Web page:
Dixie Round-Up generates scholarship money for 4-H’ers
JACKSON, Miss. -- Since the age of 7, Smith County 4-H’er Chase Boone has been showing mostly Simmental cattle in the Dixie National Junior Round-Up each year.
He is now a high school senior who will soon be moving on to college but not before a final appearance in one of his favorite livestock show events. He ended up exhibiting two supreme champion livestock -- the supreme beef female and the supreme beef bull -- and was named one of six premier exhibitors.
It was a successful send-off, if not a bittersweet one.
“I’m going to miss being actively involved in the show ring and being on the end of a halter leading into the ring,” Boone said. “It’s going to be a transition period because I’ve done it for so long and so many times.”
Champion animals are featured in the Round-Up’s final event: the Dixie National Sale of Junior Champions. Held Feb. 9 at the Mississippi Trade Mart, the sale featured a record 48 champion market animals, including eight steers, 16 hogs, 10 lambs, 12 goats, and for the first time, two hair sheep. The shows featured 1,257 4-H and FFA members showing 2,153 animals.
The Sale of Junior Champions Promotion Committee awarded 25 $1,500 scholarships to exhibitors who are high school seniors but did not qualify an animal in the sale, six $2,000 scholarships to premier exhibitors and eight $1,500 scholarships to owners of supreme champion livestock. In total, the committee awarded $61,500 in scholarships.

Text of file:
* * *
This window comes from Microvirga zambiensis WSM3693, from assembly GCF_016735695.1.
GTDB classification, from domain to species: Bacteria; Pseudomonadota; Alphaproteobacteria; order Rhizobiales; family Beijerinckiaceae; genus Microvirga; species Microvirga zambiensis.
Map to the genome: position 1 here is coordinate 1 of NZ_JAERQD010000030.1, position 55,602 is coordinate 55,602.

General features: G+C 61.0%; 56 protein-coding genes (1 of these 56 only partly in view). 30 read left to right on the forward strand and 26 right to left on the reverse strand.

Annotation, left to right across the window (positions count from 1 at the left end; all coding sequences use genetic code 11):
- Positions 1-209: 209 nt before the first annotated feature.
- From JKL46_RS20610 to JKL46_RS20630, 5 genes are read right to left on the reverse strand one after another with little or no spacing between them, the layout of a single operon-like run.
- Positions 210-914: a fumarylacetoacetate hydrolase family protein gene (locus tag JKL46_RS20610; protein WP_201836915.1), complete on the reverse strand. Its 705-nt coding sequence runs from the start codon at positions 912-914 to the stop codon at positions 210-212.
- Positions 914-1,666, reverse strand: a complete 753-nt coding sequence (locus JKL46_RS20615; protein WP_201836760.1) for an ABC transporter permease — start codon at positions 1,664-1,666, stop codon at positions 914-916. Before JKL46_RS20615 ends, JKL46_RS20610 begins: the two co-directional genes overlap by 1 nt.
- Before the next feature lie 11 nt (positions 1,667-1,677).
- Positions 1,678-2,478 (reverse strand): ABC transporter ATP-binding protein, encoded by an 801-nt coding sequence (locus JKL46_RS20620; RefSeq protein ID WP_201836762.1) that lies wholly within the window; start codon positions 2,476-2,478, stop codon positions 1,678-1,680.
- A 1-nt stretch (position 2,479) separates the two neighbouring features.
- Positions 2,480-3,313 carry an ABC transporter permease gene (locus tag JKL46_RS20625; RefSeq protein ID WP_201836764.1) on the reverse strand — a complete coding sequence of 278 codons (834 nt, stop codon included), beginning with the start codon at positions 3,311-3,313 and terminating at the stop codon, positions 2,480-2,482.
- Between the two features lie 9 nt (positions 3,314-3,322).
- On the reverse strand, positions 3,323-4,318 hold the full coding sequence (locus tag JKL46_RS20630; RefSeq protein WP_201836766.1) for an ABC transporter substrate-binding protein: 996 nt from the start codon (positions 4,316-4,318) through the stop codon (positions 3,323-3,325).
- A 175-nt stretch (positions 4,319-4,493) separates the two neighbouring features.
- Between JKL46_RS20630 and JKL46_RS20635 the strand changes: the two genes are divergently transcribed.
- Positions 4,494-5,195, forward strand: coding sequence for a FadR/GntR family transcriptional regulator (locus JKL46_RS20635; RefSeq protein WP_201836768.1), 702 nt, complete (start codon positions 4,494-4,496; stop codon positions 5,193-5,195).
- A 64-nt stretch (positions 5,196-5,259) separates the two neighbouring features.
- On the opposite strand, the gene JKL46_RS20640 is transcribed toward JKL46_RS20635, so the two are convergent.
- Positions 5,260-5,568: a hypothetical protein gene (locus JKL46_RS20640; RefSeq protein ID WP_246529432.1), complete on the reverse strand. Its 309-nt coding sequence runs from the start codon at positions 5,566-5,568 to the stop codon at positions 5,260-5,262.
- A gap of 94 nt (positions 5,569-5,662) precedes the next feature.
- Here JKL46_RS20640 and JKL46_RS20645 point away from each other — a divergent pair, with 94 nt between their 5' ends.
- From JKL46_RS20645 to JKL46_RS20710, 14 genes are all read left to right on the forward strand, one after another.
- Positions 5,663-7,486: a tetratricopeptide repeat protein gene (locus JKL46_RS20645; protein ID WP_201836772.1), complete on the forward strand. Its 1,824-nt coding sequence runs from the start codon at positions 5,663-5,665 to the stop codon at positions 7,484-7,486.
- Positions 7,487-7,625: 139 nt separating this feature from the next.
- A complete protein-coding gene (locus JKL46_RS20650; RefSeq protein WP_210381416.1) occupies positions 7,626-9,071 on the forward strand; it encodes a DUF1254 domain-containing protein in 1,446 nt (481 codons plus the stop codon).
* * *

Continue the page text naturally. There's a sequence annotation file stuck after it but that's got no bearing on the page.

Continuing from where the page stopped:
For his efforts, Boone took home two scholarships worth $1,500 apiece and a $2,000 scholarship for being a premier exhibitor.
MSU Extension 4-H livestock specialist Dean Jousan said the 54th edition of the sale was another massive success.
“The 2023 sale generated $456,285 that many of the exhibitors will direct toward their college funds or for purchase of a new project animal for the next show season,” Jousan said, “and each of them earned every penny. None of these youth started with a champion market animal. They put in a year’s worth of care, training and practice with their animals to advance to this event.”
Boone is one of the exhibitors whose future aspirations are closer to reality with the help of the scholarships he won. He plans to attend Jones College next fall and has narrowed down his university destinations to two, including MSU. He wants to pursue a career in agricultural business as a loan officer for a land bank.
For now, he holds many fond memories of his livestock-showing days.
“I enjoy the friendships that can be made at every level, whether it’s a local jackpot show, Dixie Nationals or a national show,” Boone said. “I’ve built connections to people who led me down the right path to a promising future.”
The sale began in 1970 to encourage young people to pursue livestock projects. Since then, it has generated nearly $9 million through livestock sales and awarded $1.1 million in scholarships to Mississippi students.